Regular readers will know that I have little time for Gordon Brown. Whenever the current British prime minister is given a political kicking, I get a warm fuzzy feeling inside. That said, there are limits, even in politics, and the latest media assault on Brown over his sloppily hand-written letter to a dead soldier’s family is beyond the pale.
In recording and publishing a telephone conversation without permission from both parties, popular News International tabloid The Sun has not only violated journalistic ethics, it is in clear breach of the Telecommunications Act.
As a journalist I often record phone interviews. In most cases I do this openly, so that interviewees are aware their exact words are on record, even if they cannot hear the tell-tale electronic blips injected by many software applications. With some interviews, however, it is necessary to tape the conversation without permission from the other party. That is in itself within the law, but the recordings may not be put into the public domain.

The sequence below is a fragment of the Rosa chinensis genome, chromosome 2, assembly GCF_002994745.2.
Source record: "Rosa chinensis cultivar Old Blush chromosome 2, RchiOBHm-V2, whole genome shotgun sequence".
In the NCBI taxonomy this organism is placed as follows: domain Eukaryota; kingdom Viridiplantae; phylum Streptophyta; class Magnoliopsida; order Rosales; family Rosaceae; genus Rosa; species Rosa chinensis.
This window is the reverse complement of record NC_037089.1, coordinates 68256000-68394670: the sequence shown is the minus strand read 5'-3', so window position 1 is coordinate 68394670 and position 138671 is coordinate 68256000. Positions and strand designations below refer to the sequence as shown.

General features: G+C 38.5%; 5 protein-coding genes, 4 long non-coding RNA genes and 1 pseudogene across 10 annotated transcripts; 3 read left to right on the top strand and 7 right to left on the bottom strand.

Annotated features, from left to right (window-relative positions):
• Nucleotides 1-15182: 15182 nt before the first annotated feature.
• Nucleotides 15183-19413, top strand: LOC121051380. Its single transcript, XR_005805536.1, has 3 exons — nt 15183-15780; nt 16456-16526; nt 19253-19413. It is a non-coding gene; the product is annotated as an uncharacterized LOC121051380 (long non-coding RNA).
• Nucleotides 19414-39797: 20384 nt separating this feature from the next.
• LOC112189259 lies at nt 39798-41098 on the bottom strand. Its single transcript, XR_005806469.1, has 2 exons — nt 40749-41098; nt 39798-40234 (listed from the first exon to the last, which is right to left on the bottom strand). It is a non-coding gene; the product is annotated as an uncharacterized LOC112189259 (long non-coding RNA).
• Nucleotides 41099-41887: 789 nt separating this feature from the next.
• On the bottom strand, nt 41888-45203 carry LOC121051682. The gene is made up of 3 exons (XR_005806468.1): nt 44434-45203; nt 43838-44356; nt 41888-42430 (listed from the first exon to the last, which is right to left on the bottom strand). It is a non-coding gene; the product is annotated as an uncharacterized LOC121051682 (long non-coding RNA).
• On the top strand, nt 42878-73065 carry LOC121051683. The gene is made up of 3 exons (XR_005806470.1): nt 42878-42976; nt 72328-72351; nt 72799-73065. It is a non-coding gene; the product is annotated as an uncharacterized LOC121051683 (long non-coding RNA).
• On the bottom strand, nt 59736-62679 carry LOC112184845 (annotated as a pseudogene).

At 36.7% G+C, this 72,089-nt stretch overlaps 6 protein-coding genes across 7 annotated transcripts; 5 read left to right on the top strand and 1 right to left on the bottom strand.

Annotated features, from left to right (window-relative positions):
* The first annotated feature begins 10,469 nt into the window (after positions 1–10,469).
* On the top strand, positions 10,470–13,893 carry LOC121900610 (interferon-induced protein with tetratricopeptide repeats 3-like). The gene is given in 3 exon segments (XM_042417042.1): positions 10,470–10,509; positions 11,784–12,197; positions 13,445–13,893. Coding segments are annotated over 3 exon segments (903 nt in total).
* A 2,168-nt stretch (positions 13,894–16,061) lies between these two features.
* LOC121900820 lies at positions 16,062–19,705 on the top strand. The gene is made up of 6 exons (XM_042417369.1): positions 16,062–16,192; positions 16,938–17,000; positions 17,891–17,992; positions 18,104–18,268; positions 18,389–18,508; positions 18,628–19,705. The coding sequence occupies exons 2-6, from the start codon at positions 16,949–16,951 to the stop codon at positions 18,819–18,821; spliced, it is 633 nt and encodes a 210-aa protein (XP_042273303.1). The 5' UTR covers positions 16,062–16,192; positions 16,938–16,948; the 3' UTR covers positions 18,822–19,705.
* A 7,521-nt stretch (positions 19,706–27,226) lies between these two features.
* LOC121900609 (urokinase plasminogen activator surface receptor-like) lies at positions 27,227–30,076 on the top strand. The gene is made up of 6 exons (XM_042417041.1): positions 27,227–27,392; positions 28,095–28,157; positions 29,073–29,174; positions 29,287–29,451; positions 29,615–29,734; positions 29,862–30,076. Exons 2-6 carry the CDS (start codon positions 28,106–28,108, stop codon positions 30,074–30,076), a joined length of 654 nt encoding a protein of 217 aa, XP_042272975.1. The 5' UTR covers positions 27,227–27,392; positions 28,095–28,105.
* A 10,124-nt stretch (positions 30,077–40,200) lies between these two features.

In publishing a recording of a conversation between Gordon Brown and bereaved soldier’s mother Jacqui Janes, The Sun chose to flout the Telecommunications Act, and as a result has inflicted severe political damage on Brown, who in all likelihood will not retaliate by calling for a criminal prosecution of News International. If the publisher is taken to court for the violation, it will be done at a later stage by public prosecutors acting independently of government. And News International will take it on the chin.
The irony of the situation is that the owner of The Sun is intent on preventing Internet search engines from indexing News International websites, and wishes to challenge in court the so-called “fair use” legal provisions which allow publishers and individuals to quote openly from copyrighted material. News International will defend to the utmost its intellectual property rights, but seems happy to trample over everyone else’s, including those of our hapless prime minister.